Also well worth a visit because very much off the beaten track, and with many well excavated buildings surviving, is the sanctuary of Zeus Stratius at Labranda. As with other sanctuaries, this one spans the centuries, with buildings from classical and Hellenistic times right through to the Romans. The site has a Sacred Way, and also some fine tombs, one of which, of built ashlar masonry, is spectacular in the beauty of its corbelled vaulting. Like Didyma, the site also has a stadium, reminding us of the sacred origins of "sporting" activities in the classical world.
Didyma is among the most impressive of all sites in Turkey. It is a sanctuary some 16.4 kilometres from the nearby city of Miletus. A paved way (SB4.2), once lined with statues some of which survive in the British Museum, led from the city to the temple, and a 150 metre length of this road has now been excavated, beginning about 100 metres from the temple (nearer sections being covered by a modern road and houses). The paving is of high quality, and the road at this point is lined with shops - presumably antique souvenir stalls supplying gifts for the sanctuary. The present sanctuary, begun by the Miletans perhaps about 300 BC, already replaced the archaic one destroyed when the site was sacked by Darius the Persian in 494 BC, who carried off the cult-statue to Ecbatana. From the start, it must have been intended to rival in size the Artemision at Ephesus and the Heraion on the nearby island of Samos - just as we might make comparisons, as surely did the ancients, between the acropolis on the island of Lindos, and that of Pergamum.
For architectural surprises, the sanctuary of Didyma is unrivalled, except perhaps at Agrigento, in Sicily. There is no entrance in the usual place: instead, an eye-height platform (probably for the oracle) is flanked by two gigantic monoliths. The entrances are a downward-sloping tunnel to either side, from which one emerges into a vast open courtyard surrounded by towering pilastered walls - just when one might expect to be inside the temple (SB4.1). The tiny shrine of Apollo, presumably the site of the original pre-temple oracle, was once surrounded by sacred laurel bushes. The sacred spring is still there, but this is dwarfed by the surroundings, especially by the columns and pilasters toward the east, also approached by a great flight of steps from ground level.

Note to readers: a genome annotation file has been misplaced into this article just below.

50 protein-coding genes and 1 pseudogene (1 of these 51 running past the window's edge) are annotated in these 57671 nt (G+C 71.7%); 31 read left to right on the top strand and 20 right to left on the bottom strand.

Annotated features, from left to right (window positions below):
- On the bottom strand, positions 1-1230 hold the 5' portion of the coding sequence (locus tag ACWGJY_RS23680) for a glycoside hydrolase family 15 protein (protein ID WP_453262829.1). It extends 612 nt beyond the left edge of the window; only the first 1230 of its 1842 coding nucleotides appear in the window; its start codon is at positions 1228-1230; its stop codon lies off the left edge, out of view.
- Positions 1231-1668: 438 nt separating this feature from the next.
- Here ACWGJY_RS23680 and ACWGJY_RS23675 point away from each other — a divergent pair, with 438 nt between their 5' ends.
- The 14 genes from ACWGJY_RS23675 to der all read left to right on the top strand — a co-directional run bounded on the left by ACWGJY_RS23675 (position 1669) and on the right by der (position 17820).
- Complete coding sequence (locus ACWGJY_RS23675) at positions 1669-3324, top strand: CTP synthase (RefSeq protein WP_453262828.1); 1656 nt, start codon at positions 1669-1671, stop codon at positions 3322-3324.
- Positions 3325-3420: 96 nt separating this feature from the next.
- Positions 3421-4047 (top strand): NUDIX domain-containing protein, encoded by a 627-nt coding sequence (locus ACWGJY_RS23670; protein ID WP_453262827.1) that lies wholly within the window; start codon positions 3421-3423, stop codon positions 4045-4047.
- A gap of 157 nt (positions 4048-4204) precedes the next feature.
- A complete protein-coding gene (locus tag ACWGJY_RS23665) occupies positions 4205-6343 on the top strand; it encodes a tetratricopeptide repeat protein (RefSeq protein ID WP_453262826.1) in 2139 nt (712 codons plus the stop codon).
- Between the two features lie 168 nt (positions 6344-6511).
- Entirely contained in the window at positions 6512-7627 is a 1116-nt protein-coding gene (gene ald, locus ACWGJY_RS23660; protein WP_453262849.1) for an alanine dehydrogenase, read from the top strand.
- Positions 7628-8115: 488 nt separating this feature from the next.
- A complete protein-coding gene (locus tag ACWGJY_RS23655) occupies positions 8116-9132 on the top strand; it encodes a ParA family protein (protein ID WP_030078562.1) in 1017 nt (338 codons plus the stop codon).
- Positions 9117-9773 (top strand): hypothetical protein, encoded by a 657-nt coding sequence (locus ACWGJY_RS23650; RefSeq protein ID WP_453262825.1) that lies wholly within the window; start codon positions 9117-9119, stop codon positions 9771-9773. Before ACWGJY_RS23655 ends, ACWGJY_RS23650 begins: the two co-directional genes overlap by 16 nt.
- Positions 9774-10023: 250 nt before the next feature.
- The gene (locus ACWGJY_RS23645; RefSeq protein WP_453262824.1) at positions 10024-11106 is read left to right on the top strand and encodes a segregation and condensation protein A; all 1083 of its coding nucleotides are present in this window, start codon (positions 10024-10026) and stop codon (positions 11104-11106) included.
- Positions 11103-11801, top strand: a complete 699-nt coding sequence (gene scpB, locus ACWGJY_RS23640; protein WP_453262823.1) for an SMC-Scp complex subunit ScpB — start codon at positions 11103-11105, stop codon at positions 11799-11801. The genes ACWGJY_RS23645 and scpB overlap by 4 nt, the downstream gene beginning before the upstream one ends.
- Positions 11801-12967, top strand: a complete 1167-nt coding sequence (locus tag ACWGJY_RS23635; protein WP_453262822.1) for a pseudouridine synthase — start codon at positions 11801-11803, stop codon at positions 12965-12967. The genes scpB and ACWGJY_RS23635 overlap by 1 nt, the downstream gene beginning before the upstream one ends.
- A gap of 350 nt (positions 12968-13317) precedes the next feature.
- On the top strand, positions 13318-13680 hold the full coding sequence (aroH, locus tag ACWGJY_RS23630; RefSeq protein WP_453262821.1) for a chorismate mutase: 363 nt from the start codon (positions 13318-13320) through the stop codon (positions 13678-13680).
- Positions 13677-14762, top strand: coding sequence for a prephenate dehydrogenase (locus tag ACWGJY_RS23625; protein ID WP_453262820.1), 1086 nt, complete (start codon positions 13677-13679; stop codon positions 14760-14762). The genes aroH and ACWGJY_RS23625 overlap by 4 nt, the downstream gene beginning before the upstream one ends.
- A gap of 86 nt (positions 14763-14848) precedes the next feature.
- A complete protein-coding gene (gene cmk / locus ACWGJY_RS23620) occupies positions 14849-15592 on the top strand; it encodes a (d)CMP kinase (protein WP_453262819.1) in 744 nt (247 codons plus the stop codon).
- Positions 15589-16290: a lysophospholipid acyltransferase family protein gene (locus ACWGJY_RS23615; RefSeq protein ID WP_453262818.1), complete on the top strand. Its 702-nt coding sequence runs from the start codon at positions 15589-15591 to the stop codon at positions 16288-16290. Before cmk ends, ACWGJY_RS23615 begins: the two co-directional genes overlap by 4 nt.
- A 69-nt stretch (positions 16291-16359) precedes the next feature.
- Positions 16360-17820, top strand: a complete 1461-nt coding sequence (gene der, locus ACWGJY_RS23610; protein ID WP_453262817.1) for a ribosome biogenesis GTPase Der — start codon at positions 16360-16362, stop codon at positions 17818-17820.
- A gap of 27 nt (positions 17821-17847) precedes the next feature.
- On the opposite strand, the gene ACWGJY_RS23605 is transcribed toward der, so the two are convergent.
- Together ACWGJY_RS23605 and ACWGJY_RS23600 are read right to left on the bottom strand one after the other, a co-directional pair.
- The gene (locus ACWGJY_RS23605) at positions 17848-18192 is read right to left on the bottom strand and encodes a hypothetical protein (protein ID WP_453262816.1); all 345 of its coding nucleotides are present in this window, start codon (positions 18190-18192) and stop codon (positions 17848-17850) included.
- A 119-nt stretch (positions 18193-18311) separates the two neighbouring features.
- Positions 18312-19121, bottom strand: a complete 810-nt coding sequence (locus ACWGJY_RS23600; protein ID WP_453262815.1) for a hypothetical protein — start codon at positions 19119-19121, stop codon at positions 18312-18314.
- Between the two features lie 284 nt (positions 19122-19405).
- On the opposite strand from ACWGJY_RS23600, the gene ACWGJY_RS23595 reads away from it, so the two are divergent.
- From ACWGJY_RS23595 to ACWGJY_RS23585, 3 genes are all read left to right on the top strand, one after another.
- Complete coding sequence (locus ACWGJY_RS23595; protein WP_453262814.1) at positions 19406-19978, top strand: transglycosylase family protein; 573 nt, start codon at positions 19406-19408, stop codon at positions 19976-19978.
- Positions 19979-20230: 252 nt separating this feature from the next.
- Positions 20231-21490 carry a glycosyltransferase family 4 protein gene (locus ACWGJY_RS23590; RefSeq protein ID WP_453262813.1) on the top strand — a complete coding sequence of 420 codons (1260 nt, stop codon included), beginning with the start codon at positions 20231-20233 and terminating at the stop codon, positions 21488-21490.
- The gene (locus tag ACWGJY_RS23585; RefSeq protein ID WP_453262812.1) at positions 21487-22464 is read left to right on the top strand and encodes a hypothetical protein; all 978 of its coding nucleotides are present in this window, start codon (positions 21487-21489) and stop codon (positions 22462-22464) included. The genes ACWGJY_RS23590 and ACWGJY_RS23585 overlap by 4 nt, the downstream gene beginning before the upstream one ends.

Because this ambitious sanctuary was never finished, Didyma is also an excellent site for learning about construction techniques, and for getting the flavour of a workshop, for there are signs everywhere of "work in progress" (cf. Voigtlaender 1975, plates 1, 10, 11). Particularly impressive are the two tunnels made of white marble blocks leading to the "courtyard": these are structurally finished, but some of the blocks have not been chased flat, and masons' marks are abundant. Down the flanks of the temple, the telltale signs of a structure in progress are common (SB1.4).
Of the great building, only two columns and their associated entablature stand to the full height. All the columns were probably erected, but many of them, even those near the front, have not had their decoration finished (SB1.1). And further back, the drum sections making up the shafts are completely plain. Because of earthquakes, many of them lie in regular heaps like so many completely or wholly collapsed piles of dominoes. Naturally, an effort was made to finish the main facade of the temple (toward the east), so as to make the greatest possible impact on the visitor: so here the columns are fluted, and their bases finished. But a few paces down the flanks and one meets with roughed-out bases, unfluted columns, and unfinished ornament: indeed, increasingly fewer of the columns have been completed as one moves toward the west-facing rear (see especially the outer ranks on the south-west and the north). The same is true of the massive, towering walls of the cella itelf: string-courses and other decoration are completed toward the west, but are lacking as one moves east. The external walls of the sanctuary have a running guilloche ornament at dado level, abutting a lower, profiled course of masonry. The underside of this is finished: this is because the profiles of the masonry courses would have rendered it impossible to cut the lower part of the pattern after erection of the wall. Except for a short distance near the main entrance, however, the upper sections of this same ornament have never been completed.